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Germany’s energy U-turn: Coal instead of gas

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German coal operation

Germany’s assorted energy fixations or ‘green dreams’ have caught up with it in a big way. Some are due to climate obsession, others not. Now that expensive gas is hard to come by since the Ukraine conflict started, and its nuclear power is nearly gone, coal is the only option left for reliable electricity generation. Back to the future, except with obsolescent power stations.
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Berlin has realized it will never again import as much energy from Russia as before the Ukraine war.

So the challenge is to wean Germany off its dependence on Russian energy sources, and quickly.

The question is how, says DW.com.

Starting this week, German hard coal-fired power stations are restarting operations, which were being phased out because of the hugely detrimental climate impact on a world already ravaged by global warming. Germany’s goal had been to phase out all coal-generated electricity by 2038.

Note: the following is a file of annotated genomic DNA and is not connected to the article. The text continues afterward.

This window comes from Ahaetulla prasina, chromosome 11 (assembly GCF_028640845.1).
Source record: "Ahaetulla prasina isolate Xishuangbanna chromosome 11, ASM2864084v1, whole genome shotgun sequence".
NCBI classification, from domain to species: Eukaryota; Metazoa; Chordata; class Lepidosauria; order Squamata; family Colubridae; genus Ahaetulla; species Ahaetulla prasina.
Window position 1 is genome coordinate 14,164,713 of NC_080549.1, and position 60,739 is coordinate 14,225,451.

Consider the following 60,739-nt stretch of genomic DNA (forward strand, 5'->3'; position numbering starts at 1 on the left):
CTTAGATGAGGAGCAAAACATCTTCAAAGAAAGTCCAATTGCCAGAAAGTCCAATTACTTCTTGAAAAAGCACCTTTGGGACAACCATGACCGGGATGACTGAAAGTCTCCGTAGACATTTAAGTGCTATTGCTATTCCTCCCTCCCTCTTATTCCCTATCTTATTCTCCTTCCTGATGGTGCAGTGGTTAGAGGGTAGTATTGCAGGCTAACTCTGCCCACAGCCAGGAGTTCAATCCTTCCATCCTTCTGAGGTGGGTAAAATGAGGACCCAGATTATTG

But now, the government is swallowing the bitter pill of allowing coal-fired power back onto the grid. It is hoped that this will replace the gas-fired electricity that currently makes up some 10% of Germany’s overall energy mix.

Chancellor Olaf Scholz spoke of temporary emergency measures “imposed for a very short period of time that don’t take anything away from our climate targets.”

“What must not happen is that we slide into a global renaissance of fossil energy, and coal in particular,” the chancellor warned.

But at first glance, last year’s global data seems to suggest that is precisely what is happening: never before has the world used so much coal to generate so much electricity. And the International Energy Agency (IEA) warns that the same pattern of high demand and high production will be repeated this year.

Import ban on Russian coal

Alexander Bethe, chairman of the Board of the Berlin-based Association of Coal Importers, is sure of that: “This winter, we will certainly import over 30 million tonnes of hard coal to keep our power stations in operation. That would be 11% up on 2021.”

Before the war in Ukraine, 50% of the coal for Germany’s power stations was imported from Russia.

Full article here.

On August 1, the coal power station in Mehrum became the first to be reactivated

via Tallbloke’s Talkshop

August 5, 2022, by oldbrew 

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